Chapter 3. The Transatlantic Age

3.7 Summary

Spain was clearly the force with which to contend when it came to the European race across the Atlantic, although perspective is important in making this statement. Western Europe and especially northwestern Europe constituted the outermost fringe of what its people regarded as the “civilized world.” The Holy Lands, the Italian States, Constantinople, India, and even China were far more advanced technologically and economically. While the Europeans were keen to access the spice and silk stores of Asia, Asia was in no special hurry to build trade links with England, the Netherlands, or Portugal. Put simply, there was not much that western Europe had that Asia or even the eastern Mediterranean wanted. Relatively poor, often pummelled by wars, and riven by religious differences, western Europe was both highly motivated by the prospect of potential riches in the Americas and, at the same time, accustomed to competing bitterly with rivals from other polities.

The earliest expeditions from Spain inched their way out of the lower Gulf of Mexico into the Mississippi basin and across Florida before refocusing on the western flank of South America and the building of New Spain. Portugal’s focus remained on South America and the west coast of Africa. The lands north of Florida were largely open for probes sent out from England, the Low Countries, France, and even Scandinavia.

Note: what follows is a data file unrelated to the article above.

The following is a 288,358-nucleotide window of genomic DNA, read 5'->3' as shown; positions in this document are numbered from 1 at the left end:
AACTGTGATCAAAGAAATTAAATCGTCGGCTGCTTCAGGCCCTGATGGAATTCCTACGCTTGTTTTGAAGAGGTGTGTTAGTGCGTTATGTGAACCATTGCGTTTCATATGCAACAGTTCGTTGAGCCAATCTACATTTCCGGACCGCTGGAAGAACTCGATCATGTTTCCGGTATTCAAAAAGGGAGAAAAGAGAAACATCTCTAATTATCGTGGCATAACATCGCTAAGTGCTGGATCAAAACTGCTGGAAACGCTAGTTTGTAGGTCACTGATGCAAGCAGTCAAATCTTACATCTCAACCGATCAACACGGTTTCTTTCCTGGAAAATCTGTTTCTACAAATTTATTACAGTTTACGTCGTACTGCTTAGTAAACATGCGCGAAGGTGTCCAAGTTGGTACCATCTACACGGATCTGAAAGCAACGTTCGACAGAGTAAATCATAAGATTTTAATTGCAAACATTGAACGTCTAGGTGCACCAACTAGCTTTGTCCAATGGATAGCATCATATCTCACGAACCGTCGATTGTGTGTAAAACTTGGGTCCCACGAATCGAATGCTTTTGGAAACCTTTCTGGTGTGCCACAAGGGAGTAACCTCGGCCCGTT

The model of imperialism that the Iberians introduced took advantage of existing populations and grafted onto it the absolutist, heavily militarized, and severely Catholic features of the European homelands. Many of the Indigenous societies they encountered were hierarchical and some were strongly influenced by priesthoods of their own. These coincidences played to Iberian strengths and the early colonies did not require large numbers of emigrants from Europe to create working societies anew. In this respect, in most of Iberian America the Spanish and Portuguese were not “colonists” in the biological sense so much as they were managers and rulers.

This model influenced the northwestern Europeans but it was one that they could not follow utterly. As we shall see in subsequent chapters, the English relied on emigration to (re)populate the territories they claimed. France was reluctant to do the same and it lacked the resources and the will to build much more than a replacement society along the St. Lawrence and a few outposts in Acadia and Louisiana. Certainly there are echoes of the Iberian experience in the alliance between the French and the Wendat, but there were no singular Indigenous civilizations of the stature of Mexico which the French might dominate, let alone enslave. In short, “colonization” played out differently across the Western Hemisphere: it had different qualities and moved at varying speeds toward distinctive goals.

Set side by side, the French and the English colonies present substantial contrasts. They were, of course, heavily influenced by geography. For the French, the great river and the lakes at its head were a pathway into the interior of the continent. Within slightly more than a century the French had stitched together a chain of alliances and micro-settlements all the way from Placentia to New Orleans. The story of New France is the subject of the next chapter.

Key Terms

absolutist, absolutism: A system of government in which authority is vested in the monarch with no provision for any kind of institutional opposition.